Last week saw natural gas futures prices in Europe soar 40 percent the morning after Russia invaded Ukraine. And tanker rates on routes that service Russian oil soared six-fold in the space of a day.
These kinds of events are extreme, but they do happen. However, most investors aren’t prepared for extreme swings, instead expecting a more orderly move in the markets. That’s why traders may want to consider hedging any position that could be susceptible to a large downswing. Or look to buy an inexpensive insurance, such as a put option on a market index.
That doesn’t mean completely changing a trading outlook… but it does reflect that uncertainty can cause big swings, and being able to leverage a small position into a big win while other trades are floundering may be a solid strategy for these tumultuous times.
Now here’s the rest of the news:
Could the Fed Kill Gold with Rate Hikes? History Gives Us the Answer
Why does gold face a supposed headwind when interest rate hiking cycles happen? Is it fundamentals? As Adam Hamilton notes, it is little more than panic… [Read Here]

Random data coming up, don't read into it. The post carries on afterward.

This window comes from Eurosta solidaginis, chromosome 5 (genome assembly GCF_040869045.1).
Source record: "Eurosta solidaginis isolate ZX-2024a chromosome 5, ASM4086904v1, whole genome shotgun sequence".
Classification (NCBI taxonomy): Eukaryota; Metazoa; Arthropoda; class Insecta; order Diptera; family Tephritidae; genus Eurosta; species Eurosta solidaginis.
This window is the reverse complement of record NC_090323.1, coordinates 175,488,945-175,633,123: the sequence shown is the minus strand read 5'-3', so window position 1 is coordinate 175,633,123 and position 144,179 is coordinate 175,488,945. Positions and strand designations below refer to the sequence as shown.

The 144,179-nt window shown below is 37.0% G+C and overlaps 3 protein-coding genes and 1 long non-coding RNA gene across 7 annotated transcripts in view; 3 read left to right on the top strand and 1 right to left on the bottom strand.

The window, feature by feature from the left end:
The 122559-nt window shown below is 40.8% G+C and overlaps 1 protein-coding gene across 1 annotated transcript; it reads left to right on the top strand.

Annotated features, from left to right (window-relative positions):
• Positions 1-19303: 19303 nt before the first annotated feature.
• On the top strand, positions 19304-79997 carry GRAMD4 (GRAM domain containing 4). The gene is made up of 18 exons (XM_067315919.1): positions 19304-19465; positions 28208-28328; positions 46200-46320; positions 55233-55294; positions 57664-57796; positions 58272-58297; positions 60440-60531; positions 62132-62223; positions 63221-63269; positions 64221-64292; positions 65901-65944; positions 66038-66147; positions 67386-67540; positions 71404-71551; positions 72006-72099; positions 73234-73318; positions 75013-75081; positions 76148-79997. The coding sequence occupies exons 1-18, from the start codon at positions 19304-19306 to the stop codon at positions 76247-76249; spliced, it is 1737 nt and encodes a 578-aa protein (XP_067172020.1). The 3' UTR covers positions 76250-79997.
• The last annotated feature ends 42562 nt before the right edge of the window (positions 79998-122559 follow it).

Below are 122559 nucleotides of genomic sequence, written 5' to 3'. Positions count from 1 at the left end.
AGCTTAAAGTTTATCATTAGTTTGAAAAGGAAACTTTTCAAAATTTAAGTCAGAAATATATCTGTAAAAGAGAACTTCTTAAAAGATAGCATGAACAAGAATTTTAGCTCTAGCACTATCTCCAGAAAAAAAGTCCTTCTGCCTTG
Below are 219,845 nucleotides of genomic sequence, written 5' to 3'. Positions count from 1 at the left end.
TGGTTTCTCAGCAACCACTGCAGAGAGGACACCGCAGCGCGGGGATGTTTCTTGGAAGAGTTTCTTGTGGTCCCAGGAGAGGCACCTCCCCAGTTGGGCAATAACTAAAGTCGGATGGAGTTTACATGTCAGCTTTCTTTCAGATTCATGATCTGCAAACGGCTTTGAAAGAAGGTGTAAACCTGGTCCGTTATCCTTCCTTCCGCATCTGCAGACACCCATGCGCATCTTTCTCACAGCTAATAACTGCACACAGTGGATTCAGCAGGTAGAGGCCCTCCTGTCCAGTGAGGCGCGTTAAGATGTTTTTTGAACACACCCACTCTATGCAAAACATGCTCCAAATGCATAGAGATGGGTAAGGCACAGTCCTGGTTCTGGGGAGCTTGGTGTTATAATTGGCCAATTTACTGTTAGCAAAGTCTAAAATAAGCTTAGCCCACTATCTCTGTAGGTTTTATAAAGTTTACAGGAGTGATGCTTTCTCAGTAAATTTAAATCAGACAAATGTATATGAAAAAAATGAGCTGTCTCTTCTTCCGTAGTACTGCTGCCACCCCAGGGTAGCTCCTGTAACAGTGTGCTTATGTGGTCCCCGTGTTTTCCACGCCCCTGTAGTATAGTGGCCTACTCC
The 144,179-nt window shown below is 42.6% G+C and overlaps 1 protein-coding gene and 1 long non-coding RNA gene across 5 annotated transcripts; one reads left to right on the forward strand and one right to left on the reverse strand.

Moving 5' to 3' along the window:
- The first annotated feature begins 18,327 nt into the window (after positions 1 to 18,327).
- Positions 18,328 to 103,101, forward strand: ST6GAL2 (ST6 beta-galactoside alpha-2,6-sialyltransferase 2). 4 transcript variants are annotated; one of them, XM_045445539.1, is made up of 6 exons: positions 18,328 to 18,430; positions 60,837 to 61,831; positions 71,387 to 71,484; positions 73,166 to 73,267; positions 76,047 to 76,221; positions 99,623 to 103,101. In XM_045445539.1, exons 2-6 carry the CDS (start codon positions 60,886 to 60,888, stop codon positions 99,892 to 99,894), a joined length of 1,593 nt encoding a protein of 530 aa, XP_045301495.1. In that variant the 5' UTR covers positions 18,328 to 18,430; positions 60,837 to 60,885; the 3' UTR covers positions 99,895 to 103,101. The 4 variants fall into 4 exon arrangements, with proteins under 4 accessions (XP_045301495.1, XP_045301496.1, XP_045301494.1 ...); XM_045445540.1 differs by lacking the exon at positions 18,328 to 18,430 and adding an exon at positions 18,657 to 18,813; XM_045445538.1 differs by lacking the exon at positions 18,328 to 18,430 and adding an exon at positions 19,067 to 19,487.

February 28, 2021
“Yesterday’s home runs don’t win today’s games.” –Babe Ruth
Here’s to a better YOU … and now … Today’s DarrenDaily Recap Sunday. A collection of the weeks videos from Darren Hardy. Enjoy!
Naturally beautiful: Lots of things to-do in and see, such as a Humpback Whale off the coast of Newfoundland, Canada.
Our sea neighbour!
February 28, 2020
The coronavirus fears have led to one of the fastest market declines in history. In the span of one week, the market has slid nearly 12 percent, hitting correction territory.
On a technical basis, things look even worse. Shares have gone from trading over their 50-day moving average to testing the 200-day moving average. We expect the market decline to slow after the recent beating, and start to trade in a range until the fears subside. But if the market closes materially lower from that average, stocks could be in for a painful time.
February 28, 2017
In 1939, a young trader named John Templeton bought a bunch of stocks trading around $1 a share.
Four years later, he didn’t just become a millionaire…
He became a billionaire, even though some of the companies barely budged.
And he spent the rest of his life living in the sunny, carefree Bahamas.